Now with the new system, you are locking players into their classes, making it all about combat, and making oversimplified "iconic" classes like Luke (Jedi). The person who announced these new changes to the online community was none other than Julio Torres.

    In your FAQ on the new changes you announce that crafters are not being phased out. Quoting: "...Galaxies has one of the deepest and most engaging crafting systems of any game that offers one. We are still supporting crafting, but as a profession unto itself included in the nine iconic professions (Trader). What is really fantastic about crafting now is that we are allowing for skill branching within the crafting profession so that crafters can specialize in certain skills and thus help maintain the diverse Galaxies economy."

    Let us ignore the obvious fact that specialization is possible under the current ruleset thanks to the ability to mix and match professions, and move on to note that in the very same FAQ the following was revealed: "Item decay has been completely removed from the game." The only inference I can draw from that simple statement, is that as soon as there are enough items created on the server, no new ones will be necessary since nothing decays. Leaving traders with nothing to do but buy and sell used goods. Leaving this essentially just another combat game.

    My question to you, Mr. Smedley, is what justification do you have for recreating the game completely contrary to its initial formula, if that formula is what gave the game the degree of success it has achieved up to this point? Most of us players are agreed that the combat system is in serious need of an overhaul (especially after the botched disaster of the first combat upgrade), but that doesn't explain the reasoning behind dumbing down the game to the point at which it no longer appeals to the type of player that it was originally intended for. Please enlighten us.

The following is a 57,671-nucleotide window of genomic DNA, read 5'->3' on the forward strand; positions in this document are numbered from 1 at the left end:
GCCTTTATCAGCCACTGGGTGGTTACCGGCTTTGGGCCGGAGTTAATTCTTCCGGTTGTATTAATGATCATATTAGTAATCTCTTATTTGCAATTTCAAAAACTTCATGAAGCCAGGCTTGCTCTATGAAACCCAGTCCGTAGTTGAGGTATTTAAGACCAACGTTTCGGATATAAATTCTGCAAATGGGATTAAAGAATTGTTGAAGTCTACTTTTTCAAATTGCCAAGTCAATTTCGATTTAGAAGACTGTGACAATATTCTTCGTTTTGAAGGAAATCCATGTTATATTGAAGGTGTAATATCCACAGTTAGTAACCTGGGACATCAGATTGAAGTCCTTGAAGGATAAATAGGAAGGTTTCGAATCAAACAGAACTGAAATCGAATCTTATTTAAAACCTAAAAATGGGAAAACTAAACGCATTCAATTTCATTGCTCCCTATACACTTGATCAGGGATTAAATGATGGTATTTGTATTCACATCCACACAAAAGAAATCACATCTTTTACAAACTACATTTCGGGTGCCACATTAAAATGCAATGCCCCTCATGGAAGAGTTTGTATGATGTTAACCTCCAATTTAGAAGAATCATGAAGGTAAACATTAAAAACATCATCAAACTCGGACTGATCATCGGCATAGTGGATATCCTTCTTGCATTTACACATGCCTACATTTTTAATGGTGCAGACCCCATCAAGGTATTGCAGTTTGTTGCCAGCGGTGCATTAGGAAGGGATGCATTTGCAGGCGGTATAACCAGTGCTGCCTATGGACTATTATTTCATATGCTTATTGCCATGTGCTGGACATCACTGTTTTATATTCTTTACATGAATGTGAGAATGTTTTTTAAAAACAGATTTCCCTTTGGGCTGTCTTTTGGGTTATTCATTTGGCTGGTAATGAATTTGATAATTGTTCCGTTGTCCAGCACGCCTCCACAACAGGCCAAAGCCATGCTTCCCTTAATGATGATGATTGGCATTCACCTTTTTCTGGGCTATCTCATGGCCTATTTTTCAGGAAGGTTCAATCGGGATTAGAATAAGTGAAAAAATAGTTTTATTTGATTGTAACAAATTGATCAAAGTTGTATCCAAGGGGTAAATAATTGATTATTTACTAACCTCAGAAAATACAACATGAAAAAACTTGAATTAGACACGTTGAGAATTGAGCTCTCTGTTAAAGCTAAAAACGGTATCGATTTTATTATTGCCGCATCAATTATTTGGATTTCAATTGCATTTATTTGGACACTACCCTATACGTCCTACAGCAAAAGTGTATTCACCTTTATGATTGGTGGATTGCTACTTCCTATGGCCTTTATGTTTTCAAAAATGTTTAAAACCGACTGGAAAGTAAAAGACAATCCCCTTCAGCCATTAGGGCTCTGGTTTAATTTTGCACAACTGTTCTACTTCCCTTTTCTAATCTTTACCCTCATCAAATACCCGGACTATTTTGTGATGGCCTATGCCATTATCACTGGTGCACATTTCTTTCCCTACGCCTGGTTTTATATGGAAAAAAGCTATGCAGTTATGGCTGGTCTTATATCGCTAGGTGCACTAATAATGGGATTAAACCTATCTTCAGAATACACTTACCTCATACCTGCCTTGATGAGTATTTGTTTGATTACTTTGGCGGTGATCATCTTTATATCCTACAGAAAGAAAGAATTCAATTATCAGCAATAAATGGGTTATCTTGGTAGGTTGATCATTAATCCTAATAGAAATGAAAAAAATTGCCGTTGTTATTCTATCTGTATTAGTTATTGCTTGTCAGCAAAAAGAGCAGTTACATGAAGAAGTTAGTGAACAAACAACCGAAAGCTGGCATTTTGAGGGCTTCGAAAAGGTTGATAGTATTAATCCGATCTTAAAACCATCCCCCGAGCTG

• indeed (Score:4, Insightful)

    by SamSim ( 630795 ) on Thursday November 10, 2005 @11:45PM (#14004738) Homepage Journal

    For the incurably curious:

    Slashdot comment #1,000,000 [] - 15th June 2000

    Slashdot comment #2,000,000 [] - 1st March 1999. It's unknown why the date of this comment is earlier than the previous one. My guess is the comments weren't numbered sequentially this early on in Slashdot's history and were renumbered at some later date.

    Slashdot comment #3,000,000 [] - 13th February 2002

    Slashdot comment #4,000,000 [] - 2nd August 2002

    Slashdot comment #5,000,000 [] - 2nd January 2003

    Slashdot comment #6,000,000 [] - 20th May 2003

    Slashdot comment #7,000,000 [] - 19th September 2003

    Slashdot comment #8,000,000 [] - 16th January 2004

    Slashdot comment #9,000,000 [] - 28th April 2004

    Slashdot comment #10,000,000 [] - 18th August 2004

    Slashdot comment #11,000,000 [] - 5th December 2004. My hat is off to evilmrhenry (542138) [] for finding this for me.

    Slashdot comment #12,000,000 [] - 21st March 2005

    Slashdot comment #13,000,000 [] - 7th July 2005

    Slashdot comment #14,000,000 [] - 10th November 2005

    A graph of these values can be found here. []

    As you can see, the rate of posting has been almost perfectly constant for several years now, but comment #14,000,000 was due to occur on 23rd October 2005 and is over two weeks late. Regardless, at the current rate, comment #15,000,000 should occur on or about 1st March 2006. See you all then!

    (PS: cuuuurses)

Profanity is the one language all programmers know best.